Book Review: ‘Bonsai from the Wild’ by Nick Lenz
American Bonsai Society 1997, Price Unknown (out of print)
For those who have been around the bonsai scene for a while, particularly in the US, Nick Lenz has attained an almost legendary status, as an aficionado of the ancient Chinese and Japanese art of bonsai, and as iconoclastic writer, artist, and bonsai potter.
His vast experience, borne of over 40-odd years of collecting native North American species, and observing and recording their suitability for bonsai, shows through clearly, in this publication. The most telling quote in his book in this regard is as follows: “I write about those few species I have found readily in nature, those that have done well for me. I try to be complete, but not to the point of tedium.”
Mr. Lenz conveys his view of bonsai in his trademark style: witty, colorful and with an easy, conversational style that puts the novice reader at ease, while leaving old bonsai hands with the impression they still have a lot to learn from this master artist.
As with most works on the subject, the book takes the reader through the basics; of design, styling and fundamentals of pot horticulture. However, the real worth of Nick Lenz’s experience shines through in his analysis of three of his trees, showing the stages and development of them. This is a very important part of the educative process of bonsai, as too many enthusiasts tend to follow the “rules”, rather than working to enhance the quality of each, individual tree. Lenz acknowledges, in this section of the book, that “. . . bonsai is an art and much of the forming process remains a mystery, eluding the written word.”
Significantly, Mr. Lenz has included a lengthy primer on many of the native American species suitable for bonsai, including his favorite species, American Larch (Larix laricina), of which he says “Of the species presented, larch is my favorite. The length of the text on these delightful trees should indicate my preference and experience. I would declare that there exists no finer bonsai material in the world than the American larch, but I know that my friends in Seattle, Dallas, Toronto, and Tampa would disagree.”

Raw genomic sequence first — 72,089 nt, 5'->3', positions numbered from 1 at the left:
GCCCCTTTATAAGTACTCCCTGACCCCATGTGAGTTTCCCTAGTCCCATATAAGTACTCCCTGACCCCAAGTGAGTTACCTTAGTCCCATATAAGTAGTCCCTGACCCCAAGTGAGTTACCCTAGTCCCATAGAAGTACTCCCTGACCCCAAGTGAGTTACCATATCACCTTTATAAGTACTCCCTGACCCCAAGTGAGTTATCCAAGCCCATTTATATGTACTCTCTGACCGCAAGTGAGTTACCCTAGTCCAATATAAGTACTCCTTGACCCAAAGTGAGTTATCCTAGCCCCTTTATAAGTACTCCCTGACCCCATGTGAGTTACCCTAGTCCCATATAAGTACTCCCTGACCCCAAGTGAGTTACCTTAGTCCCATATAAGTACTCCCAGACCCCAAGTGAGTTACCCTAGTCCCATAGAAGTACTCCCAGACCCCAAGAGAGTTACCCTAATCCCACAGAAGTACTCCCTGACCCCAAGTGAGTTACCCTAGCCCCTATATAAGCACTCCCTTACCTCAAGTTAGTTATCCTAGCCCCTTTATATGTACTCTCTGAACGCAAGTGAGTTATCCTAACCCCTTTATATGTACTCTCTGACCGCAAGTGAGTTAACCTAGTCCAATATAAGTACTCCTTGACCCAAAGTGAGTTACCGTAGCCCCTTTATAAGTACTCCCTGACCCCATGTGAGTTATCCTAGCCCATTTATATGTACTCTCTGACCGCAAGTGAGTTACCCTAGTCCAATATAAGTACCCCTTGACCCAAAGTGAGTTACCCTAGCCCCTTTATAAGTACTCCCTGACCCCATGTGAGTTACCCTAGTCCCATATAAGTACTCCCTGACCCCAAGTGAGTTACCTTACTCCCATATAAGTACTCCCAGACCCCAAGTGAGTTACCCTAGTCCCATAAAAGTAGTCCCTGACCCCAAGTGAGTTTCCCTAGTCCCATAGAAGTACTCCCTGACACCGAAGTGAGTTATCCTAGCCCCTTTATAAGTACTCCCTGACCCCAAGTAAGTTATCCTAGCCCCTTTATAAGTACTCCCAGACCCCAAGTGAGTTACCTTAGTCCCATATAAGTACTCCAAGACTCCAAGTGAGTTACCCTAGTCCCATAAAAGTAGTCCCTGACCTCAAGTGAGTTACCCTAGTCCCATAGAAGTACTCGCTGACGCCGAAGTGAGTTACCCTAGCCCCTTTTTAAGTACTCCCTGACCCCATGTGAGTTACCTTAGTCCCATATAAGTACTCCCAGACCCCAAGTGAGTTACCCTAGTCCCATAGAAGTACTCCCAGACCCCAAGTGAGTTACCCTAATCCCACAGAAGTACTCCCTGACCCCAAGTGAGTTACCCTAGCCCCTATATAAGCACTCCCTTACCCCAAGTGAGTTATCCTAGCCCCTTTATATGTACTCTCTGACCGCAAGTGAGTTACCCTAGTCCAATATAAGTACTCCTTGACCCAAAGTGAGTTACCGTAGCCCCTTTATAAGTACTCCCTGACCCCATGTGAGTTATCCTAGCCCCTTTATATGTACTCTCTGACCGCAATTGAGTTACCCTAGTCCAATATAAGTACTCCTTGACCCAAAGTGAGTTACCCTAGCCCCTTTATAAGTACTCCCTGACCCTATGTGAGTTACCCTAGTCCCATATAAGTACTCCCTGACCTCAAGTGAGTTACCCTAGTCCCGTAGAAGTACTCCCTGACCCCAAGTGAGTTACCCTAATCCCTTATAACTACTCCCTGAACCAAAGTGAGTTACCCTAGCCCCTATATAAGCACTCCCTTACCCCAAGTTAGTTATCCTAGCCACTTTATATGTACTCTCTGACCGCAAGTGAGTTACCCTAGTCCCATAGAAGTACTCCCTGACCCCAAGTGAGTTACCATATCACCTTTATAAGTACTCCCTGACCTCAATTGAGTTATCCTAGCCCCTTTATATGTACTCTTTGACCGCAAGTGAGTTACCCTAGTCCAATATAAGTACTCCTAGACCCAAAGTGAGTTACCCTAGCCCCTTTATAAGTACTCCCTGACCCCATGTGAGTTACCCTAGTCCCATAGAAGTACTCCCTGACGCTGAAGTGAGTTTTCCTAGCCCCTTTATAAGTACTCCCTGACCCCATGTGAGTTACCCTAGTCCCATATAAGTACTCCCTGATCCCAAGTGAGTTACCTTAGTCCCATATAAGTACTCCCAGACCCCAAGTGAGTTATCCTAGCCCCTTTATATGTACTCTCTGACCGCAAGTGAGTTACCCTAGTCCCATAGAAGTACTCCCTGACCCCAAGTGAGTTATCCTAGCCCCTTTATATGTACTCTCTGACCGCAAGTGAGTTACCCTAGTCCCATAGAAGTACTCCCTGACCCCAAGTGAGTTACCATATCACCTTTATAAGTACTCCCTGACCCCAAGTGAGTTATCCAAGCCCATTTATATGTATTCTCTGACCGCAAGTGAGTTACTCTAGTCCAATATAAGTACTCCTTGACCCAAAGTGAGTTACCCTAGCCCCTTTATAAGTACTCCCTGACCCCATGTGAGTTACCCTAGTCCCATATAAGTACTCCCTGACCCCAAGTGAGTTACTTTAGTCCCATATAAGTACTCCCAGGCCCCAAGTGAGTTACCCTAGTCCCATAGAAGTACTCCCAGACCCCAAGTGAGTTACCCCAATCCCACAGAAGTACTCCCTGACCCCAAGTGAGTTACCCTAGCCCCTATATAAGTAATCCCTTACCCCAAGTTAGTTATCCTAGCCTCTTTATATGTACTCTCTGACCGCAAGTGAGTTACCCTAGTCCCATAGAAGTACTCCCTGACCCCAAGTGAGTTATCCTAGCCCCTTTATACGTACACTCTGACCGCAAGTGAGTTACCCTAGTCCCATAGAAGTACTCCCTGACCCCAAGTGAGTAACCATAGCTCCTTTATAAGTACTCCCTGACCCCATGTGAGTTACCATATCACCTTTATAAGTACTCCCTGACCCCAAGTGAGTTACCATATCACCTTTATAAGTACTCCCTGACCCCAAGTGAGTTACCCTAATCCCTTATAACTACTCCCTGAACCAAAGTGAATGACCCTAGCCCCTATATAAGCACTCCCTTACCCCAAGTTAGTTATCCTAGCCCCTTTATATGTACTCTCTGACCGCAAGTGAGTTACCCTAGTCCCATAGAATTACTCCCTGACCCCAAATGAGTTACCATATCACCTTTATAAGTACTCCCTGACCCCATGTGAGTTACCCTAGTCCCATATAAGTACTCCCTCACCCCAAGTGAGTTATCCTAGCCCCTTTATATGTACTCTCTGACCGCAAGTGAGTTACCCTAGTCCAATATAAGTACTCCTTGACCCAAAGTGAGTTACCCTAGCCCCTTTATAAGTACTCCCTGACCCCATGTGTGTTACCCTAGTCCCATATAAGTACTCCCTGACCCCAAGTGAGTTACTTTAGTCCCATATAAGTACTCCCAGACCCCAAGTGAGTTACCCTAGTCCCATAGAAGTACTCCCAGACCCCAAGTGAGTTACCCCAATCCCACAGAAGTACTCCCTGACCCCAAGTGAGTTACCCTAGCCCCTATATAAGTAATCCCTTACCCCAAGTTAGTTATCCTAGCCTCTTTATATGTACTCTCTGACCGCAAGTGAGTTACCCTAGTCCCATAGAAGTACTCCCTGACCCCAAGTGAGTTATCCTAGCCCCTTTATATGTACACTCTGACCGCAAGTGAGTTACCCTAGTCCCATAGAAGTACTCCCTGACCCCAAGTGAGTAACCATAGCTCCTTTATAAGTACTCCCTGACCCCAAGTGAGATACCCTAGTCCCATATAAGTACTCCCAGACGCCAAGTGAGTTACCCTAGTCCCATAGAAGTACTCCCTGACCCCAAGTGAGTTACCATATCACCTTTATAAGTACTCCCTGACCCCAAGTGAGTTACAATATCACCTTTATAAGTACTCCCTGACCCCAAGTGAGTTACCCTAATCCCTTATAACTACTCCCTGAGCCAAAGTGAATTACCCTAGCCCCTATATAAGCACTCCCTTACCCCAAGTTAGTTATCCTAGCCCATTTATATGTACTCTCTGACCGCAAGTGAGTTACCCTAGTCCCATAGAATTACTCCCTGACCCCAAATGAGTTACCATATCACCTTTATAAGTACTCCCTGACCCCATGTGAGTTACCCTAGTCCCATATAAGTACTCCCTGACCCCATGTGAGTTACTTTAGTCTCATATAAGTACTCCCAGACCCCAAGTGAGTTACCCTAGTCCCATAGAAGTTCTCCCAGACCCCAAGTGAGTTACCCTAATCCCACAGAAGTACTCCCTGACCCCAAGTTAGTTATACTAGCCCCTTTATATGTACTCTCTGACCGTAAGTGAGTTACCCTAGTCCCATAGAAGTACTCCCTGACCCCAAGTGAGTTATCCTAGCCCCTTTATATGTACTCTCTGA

A chapter on each species presented includes a brief overview of the species, collecting techniques, initial care, pathology, culture, several species-specific categories of information, and a fair number of pictures. In all, the book provides a comprehensive overview of the needs and habits of most of the significant temperate natives.
If you are a collector of wild material for use as bonsai, or you just want to learn about these species and you live in the temperate areas of the United States and Canada, you may well find this book indispensable. Mr. Lenz shares many of the techniques he has learned through trial and error.
Though the book is currently out of print, Stone Lantern Publishing is rumored to be planning to republish this work in the near future. I understand there will also be a greater number of new, and updated, illustrations in the new edition.
Meanwhile, seek it out, if you can, from secondhand bookstores and the like. It is a fascinating and insightful read, from an acknowledged master of his art.
I would suggest, however, that anyone expecting a comprehensive work on bonsai for all climates and species is going to be disappointed. This is a book about horticulture of North American temperate species and their suitability and needs for successful bonsai cultivation.